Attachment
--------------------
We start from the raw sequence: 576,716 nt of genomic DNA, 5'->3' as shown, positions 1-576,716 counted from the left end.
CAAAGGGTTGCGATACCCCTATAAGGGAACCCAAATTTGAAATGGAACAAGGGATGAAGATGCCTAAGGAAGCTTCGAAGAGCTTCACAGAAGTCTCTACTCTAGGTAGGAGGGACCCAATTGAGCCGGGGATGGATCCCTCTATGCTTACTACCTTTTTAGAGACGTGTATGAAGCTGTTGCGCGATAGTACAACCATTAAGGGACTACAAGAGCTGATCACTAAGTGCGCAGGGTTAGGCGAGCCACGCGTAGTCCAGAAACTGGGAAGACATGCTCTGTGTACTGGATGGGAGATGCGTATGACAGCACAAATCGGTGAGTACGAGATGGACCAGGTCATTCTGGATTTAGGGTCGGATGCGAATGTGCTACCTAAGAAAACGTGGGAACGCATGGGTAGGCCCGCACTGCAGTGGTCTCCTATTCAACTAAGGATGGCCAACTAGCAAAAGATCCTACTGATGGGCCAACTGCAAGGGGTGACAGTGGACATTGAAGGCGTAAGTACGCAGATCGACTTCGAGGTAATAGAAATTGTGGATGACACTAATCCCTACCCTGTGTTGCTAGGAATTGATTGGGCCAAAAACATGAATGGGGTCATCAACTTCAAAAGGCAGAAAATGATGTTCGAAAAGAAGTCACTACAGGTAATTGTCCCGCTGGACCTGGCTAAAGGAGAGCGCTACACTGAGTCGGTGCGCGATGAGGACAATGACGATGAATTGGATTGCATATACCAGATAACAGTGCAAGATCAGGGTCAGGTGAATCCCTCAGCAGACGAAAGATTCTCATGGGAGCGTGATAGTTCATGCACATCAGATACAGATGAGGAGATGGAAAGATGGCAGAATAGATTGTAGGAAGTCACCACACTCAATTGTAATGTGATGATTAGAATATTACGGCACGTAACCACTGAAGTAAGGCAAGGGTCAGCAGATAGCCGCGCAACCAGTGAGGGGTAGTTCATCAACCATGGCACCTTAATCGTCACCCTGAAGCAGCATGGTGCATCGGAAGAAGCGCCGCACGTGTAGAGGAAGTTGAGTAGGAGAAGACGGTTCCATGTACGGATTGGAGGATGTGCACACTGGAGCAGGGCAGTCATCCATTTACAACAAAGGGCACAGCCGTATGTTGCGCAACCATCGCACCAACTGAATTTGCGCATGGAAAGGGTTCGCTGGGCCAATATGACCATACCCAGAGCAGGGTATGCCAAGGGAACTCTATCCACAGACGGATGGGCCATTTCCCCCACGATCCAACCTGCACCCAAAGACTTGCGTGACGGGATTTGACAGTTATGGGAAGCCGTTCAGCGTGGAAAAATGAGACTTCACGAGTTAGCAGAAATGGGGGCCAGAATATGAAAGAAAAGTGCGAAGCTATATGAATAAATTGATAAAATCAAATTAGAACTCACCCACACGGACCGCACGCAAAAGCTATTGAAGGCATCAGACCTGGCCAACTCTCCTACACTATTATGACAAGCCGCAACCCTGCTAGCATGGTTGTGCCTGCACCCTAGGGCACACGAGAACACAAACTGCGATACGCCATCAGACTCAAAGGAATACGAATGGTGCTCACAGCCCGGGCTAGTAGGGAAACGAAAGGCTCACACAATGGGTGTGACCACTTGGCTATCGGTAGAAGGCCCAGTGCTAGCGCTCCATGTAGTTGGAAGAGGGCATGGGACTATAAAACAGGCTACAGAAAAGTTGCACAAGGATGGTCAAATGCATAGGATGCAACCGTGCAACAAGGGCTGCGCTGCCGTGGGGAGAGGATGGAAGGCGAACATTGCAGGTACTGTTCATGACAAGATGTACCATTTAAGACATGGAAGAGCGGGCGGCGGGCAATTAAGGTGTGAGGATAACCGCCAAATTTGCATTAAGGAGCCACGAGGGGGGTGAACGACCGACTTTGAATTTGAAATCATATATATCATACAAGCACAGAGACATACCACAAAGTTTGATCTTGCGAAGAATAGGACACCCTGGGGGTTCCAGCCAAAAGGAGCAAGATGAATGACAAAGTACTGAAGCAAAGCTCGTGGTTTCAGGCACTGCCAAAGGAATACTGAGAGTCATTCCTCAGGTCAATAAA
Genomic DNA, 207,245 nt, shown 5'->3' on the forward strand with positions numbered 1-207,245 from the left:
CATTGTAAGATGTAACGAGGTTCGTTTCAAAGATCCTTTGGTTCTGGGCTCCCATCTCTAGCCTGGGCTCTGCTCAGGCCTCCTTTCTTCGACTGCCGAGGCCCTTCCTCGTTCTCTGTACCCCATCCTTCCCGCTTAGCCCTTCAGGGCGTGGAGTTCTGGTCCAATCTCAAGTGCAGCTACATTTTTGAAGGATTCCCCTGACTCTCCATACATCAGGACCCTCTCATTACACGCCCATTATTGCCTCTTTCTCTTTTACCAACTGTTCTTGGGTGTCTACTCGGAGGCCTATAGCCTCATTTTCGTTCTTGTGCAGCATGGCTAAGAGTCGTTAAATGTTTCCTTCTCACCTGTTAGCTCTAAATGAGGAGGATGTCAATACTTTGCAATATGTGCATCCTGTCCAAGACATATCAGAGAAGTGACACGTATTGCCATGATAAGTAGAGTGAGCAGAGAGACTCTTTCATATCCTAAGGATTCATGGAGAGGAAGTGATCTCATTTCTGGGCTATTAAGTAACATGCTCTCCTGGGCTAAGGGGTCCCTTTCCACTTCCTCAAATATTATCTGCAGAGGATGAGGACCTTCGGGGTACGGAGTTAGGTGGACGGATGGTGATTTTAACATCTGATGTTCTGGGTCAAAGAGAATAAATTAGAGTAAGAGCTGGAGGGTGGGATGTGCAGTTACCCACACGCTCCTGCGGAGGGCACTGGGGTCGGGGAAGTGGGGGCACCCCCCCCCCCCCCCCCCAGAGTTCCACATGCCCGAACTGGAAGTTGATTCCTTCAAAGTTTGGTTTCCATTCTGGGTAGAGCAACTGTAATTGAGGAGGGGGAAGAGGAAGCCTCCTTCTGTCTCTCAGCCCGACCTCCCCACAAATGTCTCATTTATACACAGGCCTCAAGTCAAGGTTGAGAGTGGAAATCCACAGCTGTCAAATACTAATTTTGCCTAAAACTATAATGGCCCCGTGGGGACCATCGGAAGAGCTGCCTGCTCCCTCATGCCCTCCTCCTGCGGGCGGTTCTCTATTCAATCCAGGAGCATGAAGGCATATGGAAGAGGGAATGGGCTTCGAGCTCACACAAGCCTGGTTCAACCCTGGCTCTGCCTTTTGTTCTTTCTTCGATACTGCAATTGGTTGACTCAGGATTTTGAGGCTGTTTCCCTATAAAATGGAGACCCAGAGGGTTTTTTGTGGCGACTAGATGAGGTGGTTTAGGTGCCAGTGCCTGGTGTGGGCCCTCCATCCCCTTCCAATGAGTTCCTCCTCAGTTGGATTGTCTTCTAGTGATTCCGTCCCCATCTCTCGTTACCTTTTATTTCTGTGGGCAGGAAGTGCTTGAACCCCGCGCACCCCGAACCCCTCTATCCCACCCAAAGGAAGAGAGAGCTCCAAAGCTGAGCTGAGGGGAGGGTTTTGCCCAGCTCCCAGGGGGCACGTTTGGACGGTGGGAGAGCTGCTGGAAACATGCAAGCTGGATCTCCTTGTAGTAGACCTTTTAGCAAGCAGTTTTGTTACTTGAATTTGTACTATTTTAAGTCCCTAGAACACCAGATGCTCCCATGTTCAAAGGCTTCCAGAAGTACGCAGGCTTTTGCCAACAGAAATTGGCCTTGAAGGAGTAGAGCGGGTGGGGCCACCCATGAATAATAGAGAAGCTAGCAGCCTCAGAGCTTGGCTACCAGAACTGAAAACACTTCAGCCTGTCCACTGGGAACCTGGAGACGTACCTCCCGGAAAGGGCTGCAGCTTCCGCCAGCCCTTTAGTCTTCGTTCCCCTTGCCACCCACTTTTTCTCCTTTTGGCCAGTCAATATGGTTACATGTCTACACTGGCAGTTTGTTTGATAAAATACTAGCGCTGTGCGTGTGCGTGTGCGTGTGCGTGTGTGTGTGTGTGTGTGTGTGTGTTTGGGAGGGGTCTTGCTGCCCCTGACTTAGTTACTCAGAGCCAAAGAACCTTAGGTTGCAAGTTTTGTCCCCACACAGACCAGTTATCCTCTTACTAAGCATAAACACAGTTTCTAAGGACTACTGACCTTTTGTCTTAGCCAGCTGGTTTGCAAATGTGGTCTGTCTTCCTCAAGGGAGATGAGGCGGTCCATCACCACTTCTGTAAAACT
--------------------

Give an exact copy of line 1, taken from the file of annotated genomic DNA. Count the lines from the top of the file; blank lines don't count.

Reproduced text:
We start from the raw sequence: 576,716 nt of genomic DNA, 5'->3' as shown, positions 1-576,716 counted from the left end.